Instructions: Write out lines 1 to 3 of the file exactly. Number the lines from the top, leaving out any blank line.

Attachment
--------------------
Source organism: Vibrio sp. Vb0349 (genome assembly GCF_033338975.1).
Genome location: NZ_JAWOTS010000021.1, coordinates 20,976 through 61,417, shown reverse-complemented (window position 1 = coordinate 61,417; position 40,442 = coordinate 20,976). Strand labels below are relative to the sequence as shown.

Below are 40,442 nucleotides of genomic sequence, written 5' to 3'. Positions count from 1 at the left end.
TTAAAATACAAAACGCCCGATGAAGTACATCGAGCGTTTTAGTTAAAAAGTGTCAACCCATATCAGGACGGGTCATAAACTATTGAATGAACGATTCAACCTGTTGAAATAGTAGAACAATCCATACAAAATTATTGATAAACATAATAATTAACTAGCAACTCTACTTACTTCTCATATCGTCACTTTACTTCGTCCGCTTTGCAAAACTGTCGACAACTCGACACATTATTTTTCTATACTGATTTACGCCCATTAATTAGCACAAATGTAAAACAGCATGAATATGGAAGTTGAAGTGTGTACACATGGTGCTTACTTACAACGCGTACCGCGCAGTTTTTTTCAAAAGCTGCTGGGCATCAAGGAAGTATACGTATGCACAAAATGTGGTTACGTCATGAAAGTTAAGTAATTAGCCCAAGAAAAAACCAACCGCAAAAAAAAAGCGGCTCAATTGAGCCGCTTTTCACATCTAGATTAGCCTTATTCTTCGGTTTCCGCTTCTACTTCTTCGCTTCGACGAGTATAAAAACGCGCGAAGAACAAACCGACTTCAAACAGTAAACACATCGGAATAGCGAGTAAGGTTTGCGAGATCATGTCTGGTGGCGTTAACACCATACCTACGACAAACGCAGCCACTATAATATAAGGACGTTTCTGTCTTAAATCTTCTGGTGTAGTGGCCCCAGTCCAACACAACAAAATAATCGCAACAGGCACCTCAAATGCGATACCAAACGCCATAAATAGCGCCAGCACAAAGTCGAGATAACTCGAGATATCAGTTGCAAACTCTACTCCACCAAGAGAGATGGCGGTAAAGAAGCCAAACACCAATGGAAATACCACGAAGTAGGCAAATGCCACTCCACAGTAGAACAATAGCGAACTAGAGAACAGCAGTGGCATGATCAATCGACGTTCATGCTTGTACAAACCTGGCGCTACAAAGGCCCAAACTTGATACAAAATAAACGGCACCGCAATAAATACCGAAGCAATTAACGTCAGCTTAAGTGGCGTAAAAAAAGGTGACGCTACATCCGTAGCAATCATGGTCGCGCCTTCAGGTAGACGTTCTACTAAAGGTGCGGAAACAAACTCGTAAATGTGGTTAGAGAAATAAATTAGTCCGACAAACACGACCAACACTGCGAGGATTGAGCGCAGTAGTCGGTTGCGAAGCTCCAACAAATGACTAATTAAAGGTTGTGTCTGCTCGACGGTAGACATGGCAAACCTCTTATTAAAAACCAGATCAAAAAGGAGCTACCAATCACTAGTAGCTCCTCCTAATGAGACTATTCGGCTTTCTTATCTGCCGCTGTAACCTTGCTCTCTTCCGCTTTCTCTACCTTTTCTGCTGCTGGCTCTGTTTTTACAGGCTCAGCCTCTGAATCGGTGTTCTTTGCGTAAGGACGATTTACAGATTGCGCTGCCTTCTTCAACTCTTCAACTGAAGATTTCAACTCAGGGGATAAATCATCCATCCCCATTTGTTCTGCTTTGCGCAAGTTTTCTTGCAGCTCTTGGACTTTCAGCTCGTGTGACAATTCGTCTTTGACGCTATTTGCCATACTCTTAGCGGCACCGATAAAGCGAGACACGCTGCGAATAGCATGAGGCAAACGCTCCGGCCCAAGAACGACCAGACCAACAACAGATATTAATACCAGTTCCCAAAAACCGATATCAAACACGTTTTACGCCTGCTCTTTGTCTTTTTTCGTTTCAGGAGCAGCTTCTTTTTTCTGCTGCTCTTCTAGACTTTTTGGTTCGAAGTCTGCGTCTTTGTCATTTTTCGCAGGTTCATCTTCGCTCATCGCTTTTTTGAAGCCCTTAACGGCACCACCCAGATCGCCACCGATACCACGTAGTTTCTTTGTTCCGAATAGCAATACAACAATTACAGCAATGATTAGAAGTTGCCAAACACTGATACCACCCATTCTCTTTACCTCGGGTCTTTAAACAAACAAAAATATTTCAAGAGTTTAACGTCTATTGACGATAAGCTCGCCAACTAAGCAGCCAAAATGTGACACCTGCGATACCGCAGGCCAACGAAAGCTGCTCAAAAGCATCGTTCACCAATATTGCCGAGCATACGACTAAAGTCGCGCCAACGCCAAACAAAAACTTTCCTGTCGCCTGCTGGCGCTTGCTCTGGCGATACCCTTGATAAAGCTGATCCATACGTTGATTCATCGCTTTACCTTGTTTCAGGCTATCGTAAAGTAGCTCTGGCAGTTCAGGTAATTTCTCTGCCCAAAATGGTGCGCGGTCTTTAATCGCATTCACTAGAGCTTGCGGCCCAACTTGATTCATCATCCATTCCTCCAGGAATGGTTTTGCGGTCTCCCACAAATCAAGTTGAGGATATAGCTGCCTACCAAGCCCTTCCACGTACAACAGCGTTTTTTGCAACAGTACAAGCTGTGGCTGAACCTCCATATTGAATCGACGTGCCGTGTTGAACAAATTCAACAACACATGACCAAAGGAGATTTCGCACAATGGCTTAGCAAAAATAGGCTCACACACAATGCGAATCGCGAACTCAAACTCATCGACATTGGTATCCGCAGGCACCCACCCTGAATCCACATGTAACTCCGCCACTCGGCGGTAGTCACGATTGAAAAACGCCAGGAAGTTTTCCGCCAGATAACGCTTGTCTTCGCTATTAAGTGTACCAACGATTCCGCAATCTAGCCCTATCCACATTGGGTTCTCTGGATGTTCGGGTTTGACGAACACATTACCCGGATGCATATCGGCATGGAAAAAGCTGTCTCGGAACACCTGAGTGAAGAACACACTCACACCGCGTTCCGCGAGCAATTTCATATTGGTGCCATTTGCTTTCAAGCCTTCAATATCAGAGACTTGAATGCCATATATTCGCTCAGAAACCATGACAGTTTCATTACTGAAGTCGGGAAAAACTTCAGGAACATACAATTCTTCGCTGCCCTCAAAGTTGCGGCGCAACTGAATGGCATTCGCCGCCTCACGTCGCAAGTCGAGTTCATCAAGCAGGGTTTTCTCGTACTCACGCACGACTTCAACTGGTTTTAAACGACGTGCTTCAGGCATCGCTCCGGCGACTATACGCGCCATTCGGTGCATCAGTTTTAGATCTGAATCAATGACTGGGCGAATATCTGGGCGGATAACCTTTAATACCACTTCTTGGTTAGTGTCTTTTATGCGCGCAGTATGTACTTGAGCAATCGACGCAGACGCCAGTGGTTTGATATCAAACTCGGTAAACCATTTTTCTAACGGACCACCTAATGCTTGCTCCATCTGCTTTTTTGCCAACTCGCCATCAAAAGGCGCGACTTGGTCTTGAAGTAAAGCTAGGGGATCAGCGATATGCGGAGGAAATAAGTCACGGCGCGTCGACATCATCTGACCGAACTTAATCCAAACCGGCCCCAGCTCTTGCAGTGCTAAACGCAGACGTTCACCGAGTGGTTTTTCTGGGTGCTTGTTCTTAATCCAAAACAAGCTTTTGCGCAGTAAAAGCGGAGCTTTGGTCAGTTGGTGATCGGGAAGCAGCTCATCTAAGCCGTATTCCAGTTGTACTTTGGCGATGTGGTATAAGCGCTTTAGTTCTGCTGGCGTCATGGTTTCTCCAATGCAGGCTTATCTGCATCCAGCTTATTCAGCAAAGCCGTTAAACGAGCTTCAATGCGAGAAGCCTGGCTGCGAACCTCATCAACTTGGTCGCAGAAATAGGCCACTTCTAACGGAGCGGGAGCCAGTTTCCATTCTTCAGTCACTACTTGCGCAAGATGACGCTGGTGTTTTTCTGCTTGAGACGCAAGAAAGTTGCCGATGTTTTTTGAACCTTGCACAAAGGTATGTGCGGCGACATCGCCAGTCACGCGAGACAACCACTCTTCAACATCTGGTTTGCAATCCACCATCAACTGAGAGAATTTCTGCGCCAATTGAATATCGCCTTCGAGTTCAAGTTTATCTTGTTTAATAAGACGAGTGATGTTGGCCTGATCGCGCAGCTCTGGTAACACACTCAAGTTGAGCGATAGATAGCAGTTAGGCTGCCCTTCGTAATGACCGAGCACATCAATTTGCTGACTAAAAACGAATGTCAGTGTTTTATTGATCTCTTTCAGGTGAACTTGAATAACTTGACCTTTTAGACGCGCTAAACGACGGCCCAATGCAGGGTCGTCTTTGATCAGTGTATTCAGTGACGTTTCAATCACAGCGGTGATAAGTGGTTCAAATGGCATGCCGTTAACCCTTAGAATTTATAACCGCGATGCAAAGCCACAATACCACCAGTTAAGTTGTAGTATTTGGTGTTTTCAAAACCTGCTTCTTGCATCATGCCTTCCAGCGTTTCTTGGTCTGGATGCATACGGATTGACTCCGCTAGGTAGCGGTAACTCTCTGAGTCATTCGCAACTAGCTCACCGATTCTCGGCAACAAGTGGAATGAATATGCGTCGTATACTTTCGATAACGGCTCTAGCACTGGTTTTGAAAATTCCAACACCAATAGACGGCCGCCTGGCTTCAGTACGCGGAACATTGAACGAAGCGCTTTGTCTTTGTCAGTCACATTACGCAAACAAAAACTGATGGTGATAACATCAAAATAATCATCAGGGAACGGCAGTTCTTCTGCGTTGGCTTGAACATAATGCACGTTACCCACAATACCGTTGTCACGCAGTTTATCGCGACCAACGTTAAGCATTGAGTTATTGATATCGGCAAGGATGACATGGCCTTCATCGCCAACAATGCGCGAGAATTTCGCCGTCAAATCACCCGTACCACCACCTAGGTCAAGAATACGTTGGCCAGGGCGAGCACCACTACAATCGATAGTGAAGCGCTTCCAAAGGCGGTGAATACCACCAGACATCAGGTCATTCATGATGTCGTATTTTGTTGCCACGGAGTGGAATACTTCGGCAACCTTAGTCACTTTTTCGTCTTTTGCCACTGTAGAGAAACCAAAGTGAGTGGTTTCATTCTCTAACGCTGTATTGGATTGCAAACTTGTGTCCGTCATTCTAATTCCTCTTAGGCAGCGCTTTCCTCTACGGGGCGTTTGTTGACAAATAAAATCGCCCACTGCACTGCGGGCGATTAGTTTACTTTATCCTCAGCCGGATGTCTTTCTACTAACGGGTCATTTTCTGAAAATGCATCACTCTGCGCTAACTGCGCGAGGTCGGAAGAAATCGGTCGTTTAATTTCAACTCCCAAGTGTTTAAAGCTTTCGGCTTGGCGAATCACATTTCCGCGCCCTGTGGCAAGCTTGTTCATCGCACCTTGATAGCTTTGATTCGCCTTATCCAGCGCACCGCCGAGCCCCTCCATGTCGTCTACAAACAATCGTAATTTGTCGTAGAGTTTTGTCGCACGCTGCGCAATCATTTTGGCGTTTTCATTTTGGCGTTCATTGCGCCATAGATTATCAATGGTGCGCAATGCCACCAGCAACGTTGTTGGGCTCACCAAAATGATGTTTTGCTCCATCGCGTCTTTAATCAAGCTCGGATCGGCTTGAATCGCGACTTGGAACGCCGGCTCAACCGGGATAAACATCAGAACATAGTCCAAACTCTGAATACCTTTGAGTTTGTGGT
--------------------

Source organism: Vibrio sp. Vb0349 (genome assembly GCF_033338975.1).
Genome location: NZ_JAWOTS010000021.1, coordinates 20,976 through 61,417, shown reverse-complemented (window position 1 = coordinate 61,417; position 40,442 = coordinate 20,976). Strand labels below are relative to the sequence as shown.

Below are 40,442 nucleotides of genomic sequence, written 5' to 3'. Positions count from 1 at the left end.